Slovenia: Bill to depoliticise public media receives public support

29th November 2022
Slovenian voters have backed a bill to depoliticise the country’s public media, making way for much needed legislation to come into effect.
RTV Slovenia
Building of RTV Slovenia (Television's part). Credit: Pv21/Creative Commons

In a referendum on Sunday, Slovenians supported a bill set to reduce political influence and restore editorial independence to the country’s public television, RTV Slovenija (RTV SLO). VOA reported that more than 62% of voters backed the bill, with about 38% voting against it. A previous law to depoliticise RTV SLO had been rejected in a 2010 referendum so Sunday’s vote indicates a change in the political climate.

The editorial independence of public broadcaster RTV SLO has long been called into contention and restoring it has been a priority for the new coalition government, led by Prime Minister Robert Golob. During the first sitting of Parliament, the fresh government filed a proposal for a new law on RTV SLO which would stop Parliament from appointing members to the Supervisory Board and the Programme Council (RTV SLO’s management bodies), and stop politicians from influencing most staffing and financial decisions. Currently, Parliament names 21 out of 29 members of the RTV Programme Council, the body that names RTV SLO’s chief executive officer and backs production plans.

More widely, there were calls for the public broadcaster to be depoliticised, with even RTV SLO staff protesting for months to demand greater journalistic and editorial autonomy and an end to its politicisation. But there had been fierce pushback from former Prime Minister Janez Janša’s Slovenian Democratic Party (SDS). In an effort to further delay the bill, SDS had requested the referendum after gathering more than 52,000 signatures in October.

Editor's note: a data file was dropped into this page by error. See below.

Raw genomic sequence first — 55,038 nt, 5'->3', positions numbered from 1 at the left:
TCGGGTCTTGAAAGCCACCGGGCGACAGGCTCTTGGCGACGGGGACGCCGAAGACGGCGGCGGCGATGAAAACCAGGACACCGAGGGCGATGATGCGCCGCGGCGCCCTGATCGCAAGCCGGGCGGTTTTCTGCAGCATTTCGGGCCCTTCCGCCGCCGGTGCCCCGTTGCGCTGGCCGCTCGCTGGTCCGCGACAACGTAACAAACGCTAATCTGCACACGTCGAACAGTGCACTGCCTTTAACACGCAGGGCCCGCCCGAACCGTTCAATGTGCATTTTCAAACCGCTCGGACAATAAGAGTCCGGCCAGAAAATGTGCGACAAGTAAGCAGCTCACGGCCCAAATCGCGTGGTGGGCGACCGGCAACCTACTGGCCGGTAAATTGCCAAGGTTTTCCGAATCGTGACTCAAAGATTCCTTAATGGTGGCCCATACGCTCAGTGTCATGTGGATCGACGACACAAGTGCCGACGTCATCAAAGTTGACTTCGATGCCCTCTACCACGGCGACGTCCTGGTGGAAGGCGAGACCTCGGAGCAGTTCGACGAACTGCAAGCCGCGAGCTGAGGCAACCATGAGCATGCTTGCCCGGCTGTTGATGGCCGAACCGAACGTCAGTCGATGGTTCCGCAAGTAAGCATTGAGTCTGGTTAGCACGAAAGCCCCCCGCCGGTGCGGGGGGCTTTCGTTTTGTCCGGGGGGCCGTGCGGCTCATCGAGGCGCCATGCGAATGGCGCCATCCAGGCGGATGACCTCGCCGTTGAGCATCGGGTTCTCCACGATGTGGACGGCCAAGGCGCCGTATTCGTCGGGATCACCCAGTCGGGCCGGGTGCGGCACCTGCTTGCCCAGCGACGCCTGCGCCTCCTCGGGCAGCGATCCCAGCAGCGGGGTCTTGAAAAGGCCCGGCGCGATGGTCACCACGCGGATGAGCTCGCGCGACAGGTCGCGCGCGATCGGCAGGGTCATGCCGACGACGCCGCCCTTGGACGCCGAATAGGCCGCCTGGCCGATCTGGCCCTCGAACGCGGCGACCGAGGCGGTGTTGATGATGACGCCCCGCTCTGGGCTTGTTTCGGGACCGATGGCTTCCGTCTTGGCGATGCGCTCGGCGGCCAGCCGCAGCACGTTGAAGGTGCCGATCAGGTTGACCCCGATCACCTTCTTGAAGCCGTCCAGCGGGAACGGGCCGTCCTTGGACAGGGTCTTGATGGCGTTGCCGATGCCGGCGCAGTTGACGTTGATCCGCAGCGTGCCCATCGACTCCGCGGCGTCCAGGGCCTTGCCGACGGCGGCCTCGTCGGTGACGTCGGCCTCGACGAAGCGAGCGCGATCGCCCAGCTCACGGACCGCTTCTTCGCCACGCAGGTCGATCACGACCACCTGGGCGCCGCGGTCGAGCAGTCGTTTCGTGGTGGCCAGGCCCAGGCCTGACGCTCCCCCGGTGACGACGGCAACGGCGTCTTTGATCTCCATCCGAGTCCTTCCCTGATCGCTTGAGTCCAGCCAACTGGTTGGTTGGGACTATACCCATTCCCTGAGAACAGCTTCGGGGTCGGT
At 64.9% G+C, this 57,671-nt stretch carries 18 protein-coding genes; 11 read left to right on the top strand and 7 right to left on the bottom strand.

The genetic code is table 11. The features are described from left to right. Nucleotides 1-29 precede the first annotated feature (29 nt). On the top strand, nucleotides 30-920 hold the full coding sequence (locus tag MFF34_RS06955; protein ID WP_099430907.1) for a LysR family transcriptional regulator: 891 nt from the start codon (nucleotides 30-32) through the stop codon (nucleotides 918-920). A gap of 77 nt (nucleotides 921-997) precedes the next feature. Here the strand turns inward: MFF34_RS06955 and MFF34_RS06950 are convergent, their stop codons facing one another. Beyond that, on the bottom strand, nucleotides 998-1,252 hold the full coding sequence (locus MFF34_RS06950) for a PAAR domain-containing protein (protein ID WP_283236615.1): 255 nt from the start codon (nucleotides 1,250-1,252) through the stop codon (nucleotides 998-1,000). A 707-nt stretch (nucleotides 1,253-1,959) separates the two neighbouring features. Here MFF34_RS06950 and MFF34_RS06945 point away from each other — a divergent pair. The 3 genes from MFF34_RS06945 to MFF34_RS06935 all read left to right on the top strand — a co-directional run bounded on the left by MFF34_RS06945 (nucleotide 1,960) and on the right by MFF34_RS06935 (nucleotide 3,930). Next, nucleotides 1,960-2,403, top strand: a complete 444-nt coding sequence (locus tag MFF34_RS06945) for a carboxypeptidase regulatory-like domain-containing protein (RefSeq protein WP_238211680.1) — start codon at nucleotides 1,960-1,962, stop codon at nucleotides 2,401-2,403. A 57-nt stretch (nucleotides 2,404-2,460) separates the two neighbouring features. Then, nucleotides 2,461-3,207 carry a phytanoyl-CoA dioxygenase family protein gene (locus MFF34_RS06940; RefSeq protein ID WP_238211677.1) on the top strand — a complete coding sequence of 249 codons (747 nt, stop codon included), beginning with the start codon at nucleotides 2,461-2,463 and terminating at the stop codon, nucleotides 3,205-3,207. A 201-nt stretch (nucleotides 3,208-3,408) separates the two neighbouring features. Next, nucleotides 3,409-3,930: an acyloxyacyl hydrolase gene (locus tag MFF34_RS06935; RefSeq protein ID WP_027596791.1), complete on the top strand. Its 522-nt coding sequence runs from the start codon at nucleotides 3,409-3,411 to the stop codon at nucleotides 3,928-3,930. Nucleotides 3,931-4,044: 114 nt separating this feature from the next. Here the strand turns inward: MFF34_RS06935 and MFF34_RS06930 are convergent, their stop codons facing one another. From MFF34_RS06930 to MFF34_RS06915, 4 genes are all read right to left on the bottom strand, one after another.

Notably, RTV SLO suffered significant threats to its editorial independence under Janša, with several political appointments occurring in recent years. Politically appointed management bodies have gone on to undermine RTV SLO, whether through firing independent employees or making controversial changes to RTV programming.

Read more: Focus On Slovenia: Reflecting on a difficult year for public media

Just days before the referendum, media freedom organisations, including the Public Media Alliance, supported the legislative changes.

“Our shared assessment is that overall these draft amendments represent a justified and principled attempt to revise an outdated legislative framework, depoliticise the broadcaster and foster a more enabling environment for the free exercise of RTV SLO’s journalistic mission,” the organisations said in a statement. “If approved, the new system of governance would significantly limit the ability of any government, current or future, to use its parliamentary majority to fill the councils with allies and interfere in the work of public media.”

However, the organisations also expressed their concern on the draft legislation, such as a lack of public consultation on the bill or a review of the draft from the Council of Europe or international media organisations and journalists’ organisations/unions.

“While we recognise the need to urgently address the situation at RTV SLO, such changes to the legal framework should have been developed in an open and transparent manner and with the full involvement of civil society and journalist organisations,” they said.

The official results of the referendum will be published in January. From then, there is a two-month deadline for the bill’s changes to be implemented.